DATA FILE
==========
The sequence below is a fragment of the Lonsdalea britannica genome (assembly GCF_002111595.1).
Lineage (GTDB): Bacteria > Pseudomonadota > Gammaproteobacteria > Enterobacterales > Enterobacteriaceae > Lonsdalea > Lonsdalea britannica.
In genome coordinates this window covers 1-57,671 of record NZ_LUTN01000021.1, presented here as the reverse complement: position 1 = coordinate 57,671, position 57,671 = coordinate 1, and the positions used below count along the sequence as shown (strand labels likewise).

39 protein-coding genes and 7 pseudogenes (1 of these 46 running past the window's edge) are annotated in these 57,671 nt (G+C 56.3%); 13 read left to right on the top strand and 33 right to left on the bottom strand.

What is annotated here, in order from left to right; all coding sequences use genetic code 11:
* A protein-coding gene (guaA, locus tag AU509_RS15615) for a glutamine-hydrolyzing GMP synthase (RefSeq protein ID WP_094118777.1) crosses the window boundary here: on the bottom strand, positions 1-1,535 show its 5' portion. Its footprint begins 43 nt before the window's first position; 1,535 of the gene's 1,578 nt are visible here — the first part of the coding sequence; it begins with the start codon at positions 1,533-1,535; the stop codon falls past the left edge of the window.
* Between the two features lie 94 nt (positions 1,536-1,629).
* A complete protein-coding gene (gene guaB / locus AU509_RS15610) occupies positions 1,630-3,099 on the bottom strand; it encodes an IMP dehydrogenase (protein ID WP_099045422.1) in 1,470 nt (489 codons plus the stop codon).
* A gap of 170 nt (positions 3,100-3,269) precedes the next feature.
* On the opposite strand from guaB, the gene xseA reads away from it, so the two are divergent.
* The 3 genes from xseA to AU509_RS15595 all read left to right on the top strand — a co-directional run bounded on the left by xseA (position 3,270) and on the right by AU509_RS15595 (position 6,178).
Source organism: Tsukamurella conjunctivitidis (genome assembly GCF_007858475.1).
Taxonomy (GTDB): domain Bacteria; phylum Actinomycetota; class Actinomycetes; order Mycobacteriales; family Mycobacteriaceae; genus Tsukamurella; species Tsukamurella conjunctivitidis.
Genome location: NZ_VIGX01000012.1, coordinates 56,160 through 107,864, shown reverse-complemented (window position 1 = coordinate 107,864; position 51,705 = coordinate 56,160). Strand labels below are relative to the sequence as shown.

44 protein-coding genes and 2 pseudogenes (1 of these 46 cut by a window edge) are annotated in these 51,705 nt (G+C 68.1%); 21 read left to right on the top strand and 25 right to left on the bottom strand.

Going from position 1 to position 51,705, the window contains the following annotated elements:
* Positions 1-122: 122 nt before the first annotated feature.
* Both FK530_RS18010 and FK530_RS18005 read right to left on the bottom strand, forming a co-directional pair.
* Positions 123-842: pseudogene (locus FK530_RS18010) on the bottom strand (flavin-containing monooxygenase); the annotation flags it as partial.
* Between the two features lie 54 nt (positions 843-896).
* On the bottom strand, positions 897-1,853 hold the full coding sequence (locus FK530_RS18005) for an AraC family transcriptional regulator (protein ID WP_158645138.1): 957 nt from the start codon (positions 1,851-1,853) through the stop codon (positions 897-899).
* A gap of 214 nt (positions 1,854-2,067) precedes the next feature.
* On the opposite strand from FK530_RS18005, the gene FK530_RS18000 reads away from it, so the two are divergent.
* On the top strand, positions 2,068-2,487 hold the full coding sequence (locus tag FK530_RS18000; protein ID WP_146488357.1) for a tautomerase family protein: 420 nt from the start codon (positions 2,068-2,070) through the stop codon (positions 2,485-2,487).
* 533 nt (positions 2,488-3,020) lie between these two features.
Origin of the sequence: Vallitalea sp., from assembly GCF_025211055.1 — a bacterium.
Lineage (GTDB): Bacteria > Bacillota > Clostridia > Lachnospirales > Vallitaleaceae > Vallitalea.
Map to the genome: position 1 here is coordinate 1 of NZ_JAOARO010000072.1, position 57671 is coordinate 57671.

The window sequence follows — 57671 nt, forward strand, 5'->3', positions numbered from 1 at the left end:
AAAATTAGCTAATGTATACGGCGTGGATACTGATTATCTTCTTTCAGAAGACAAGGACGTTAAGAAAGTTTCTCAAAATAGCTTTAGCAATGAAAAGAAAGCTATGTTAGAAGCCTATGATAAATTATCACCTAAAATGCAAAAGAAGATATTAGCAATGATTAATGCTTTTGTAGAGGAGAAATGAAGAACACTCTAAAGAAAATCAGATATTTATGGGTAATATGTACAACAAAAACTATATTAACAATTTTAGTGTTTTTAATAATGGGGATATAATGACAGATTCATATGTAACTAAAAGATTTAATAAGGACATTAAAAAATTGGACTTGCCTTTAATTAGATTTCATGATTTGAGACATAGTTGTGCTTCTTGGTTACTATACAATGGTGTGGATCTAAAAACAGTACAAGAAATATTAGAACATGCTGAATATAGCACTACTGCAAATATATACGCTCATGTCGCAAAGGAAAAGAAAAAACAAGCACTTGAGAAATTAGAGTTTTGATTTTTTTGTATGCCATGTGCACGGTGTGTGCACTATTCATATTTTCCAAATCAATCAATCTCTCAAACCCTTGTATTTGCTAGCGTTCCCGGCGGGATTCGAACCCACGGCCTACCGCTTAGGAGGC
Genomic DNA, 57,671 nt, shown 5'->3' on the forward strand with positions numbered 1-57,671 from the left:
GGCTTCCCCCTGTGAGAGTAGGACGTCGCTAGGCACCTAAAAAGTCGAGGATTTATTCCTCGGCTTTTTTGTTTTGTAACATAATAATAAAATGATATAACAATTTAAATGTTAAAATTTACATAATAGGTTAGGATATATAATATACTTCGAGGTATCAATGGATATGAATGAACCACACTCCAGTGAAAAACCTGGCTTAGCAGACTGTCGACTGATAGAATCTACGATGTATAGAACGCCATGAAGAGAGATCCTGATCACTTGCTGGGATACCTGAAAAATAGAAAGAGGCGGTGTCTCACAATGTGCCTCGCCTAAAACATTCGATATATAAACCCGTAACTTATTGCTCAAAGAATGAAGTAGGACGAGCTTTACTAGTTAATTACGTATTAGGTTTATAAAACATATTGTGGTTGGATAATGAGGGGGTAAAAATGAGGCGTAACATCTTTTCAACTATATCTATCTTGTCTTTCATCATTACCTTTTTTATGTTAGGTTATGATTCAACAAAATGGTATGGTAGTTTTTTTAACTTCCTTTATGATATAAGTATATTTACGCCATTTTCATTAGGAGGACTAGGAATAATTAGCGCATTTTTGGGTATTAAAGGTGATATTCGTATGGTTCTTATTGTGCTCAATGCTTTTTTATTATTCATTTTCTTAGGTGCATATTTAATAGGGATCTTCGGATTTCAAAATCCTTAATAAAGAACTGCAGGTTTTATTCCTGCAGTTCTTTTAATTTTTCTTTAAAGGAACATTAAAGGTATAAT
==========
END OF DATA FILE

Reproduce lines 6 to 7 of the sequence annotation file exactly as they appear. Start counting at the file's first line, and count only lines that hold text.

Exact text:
* A protein-coding gene (guaA, locus tag AU509_RS15615) for a glutamine-hydrolyzing GMP synthase (RefSeq protein ID WP_094118777.1) crosses the window boundary here: on the bottom strand, positions 1-1,535 show its 5' portion. Its footprint begins 43 nt before the window's first position; 1,535 of the gene's 1,578 nt are visible here — the first part of the coding sequence; it begins with the start codon at positions 1,533-1,535; the stop codon falls past the left edge of the window.
* Between the two features lie 94 nt (positions 1,536-1,629).